Int. J. Mol. Sci. 2021, 22(2), 899; https://doi.org/10.3390/ijms22020899 - 18 Jan 2021
Cited by 3 | Viewed by 1075
Abstract
The response of plants to the spaceflight environment and microgravity is still not well understood, although research has increased in this area. Even less is known about plants’ response to partial or reduced gravity levels. In the absence of the directional cues provided [...] Read more.
The response of plants to the spaceflight environment and microgravity is still not well understood, although research has increased in this area. Even less is known about plants’ response to partial or reduced gravity levels. In the absence of the directional cues provided by the gravity vector, the plant is especially perceptive to other cues such as light. Here, we investigate the response of Arabidopsis thaliana 6-day-old seedlings to microgravity and the Mars partial gravity level during spaceflight, as well as the effects of red-light photostimulation by determining meristematic cell growth and proliferation. These experiments involve microscopic techniques together with transcriptomic studies. We demonstrate that microgravity and partial gravity trigger differential responses. The microgravity environment activates hormonal routes responsible for proliferation/growth and upregulates plastid/mitochondrial-encoded transcripts, even in the dark. In contrast, the Mars gravity level inhibits these routes and activates responses to stress factors to restore cell growth parameters only when red photostimulation is provided. This response is accompanied by upregulation of numerous transcription factors such as the environmental acclimation-related WRKY-domain family. In the long term, these discoveries can be applied in the design of bioregenerative life support systems and space farming. Full article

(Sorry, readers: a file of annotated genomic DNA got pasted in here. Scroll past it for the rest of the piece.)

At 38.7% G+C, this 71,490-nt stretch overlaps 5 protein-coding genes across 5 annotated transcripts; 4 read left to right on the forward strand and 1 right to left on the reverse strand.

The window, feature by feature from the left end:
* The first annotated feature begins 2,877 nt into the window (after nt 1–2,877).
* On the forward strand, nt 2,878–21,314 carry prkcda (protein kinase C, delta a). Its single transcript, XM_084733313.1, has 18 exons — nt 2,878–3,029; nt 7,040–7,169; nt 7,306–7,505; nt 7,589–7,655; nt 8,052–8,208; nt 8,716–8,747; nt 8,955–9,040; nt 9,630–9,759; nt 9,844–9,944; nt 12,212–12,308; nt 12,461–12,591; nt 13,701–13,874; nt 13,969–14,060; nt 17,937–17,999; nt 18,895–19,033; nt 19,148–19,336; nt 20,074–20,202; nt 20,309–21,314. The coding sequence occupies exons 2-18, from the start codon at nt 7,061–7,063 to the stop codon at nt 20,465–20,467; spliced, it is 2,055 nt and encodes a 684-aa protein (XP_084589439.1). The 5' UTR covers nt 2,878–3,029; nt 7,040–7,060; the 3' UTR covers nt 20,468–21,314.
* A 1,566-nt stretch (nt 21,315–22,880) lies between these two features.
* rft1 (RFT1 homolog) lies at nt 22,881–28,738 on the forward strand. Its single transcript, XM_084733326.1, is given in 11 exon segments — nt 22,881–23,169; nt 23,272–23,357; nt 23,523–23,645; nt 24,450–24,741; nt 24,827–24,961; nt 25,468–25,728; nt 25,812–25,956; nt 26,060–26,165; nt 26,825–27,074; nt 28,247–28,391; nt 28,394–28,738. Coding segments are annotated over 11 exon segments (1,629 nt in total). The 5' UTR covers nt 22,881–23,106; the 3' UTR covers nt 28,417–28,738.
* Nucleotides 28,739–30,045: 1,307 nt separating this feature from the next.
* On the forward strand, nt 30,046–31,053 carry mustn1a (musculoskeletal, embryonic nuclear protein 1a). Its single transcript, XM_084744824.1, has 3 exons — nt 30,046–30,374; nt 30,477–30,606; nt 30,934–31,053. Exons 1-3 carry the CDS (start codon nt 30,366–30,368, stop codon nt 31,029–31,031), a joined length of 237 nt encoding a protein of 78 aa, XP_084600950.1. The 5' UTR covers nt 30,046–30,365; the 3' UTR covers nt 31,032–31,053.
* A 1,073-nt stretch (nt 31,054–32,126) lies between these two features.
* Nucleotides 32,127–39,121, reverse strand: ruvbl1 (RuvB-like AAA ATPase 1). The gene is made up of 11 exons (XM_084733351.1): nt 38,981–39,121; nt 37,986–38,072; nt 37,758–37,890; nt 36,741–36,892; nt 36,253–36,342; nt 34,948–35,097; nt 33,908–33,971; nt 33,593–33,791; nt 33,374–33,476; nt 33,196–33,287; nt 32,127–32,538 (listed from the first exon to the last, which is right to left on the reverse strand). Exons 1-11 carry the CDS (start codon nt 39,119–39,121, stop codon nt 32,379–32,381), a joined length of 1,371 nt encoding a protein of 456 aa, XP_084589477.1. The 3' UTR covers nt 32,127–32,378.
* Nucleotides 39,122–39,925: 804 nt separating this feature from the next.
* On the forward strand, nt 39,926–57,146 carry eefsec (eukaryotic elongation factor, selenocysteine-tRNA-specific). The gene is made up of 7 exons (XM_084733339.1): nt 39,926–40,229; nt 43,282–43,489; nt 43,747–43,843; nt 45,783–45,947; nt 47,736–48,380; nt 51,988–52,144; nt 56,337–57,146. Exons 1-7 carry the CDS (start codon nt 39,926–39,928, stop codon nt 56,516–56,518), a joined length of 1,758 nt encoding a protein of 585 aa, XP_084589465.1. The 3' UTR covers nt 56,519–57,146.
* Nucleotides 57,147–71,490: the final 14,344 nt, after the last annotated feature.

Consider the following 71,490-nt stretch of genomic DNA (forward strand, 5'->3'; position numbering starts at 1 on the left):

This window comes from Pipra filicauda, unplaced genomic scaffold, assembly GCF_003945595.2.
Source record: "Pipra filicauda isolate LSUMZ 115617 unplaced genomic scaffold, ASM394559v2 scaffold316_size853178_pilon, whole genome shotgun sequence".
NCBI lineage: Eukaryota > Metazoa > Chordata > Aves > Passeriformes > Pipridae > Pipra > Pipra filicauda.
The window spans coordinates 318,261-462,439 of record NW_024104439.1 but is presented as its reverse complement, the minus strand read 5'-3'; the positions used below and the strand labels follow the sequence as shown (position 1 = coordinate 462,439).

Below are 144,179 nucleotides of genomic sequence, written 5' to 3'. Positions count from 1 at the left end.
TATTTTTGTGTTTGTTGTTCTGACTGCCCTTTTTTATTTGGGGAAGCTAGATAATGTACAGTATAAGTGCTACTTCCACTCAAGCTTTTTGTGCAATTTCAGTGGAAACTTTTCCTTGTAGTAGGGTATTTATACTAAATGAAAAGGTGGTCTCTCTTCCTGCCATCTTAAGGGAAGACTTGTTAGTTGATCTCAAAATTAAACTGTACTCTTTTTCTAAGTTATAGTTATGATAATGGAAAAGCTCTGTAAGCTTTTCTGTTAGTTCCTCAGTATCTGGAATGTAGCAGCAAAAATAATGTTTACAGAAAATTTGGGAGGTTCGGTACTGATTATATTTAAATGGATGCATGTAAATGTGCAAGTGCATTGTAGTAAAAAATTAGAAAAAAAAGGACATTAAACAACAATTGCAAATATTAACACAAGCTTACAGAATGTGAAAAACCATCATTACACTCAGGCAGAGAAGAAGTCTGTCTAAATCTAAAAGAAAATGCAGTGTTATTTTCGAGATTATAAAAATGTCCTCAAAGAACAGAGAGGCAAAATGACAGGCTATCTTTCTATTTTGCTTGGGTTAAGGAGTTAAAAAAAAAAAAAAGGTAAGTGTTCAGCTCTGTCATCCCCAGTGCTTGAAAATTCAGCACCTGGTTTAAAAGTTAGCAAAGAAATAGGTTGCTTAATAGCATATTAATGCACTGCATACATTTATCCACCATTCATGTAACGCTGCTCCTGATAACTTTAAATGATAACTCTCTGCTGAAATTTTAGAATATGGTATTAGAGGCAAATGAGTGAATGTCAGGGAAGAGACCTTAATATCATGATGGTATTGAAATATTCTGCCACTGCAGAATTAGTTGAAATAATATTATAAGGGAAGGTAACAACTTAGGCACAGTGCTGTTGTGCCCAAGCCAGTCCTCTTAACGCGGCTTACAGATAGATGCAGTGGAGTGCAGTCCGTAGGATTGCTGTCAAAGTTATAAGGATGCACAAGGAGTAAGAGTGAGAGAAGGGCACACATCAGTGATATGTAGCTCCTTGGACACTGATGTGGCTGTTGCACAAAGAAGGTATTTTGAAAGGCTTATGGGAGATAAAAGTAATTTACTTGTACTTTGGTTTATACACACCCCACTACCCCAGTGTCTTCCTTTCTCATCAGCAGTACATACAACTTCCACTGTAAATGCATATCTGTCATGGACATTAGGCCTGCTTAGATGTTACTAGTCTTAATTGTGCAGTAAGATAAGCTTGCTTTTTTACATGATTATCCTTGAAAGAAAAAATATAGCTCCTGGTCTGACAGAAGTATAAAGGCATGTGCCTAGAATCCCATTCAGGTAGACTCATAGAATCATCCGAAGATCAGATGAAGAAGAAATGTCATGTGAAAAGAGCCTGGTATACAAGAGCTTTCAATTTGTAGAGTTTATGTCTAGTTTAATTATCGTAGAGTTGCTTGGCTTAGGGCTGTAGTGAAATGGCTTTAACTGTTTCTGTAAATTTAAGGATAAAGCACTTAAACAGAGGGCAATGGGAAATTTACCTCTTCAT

(This article belongs to the Special Issue Cell Signaling in Model Plants 2.0)
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Article
Molecular Analysis of 14-3-3 Genes in Citrus sinensis and Their Responses to Different Stresses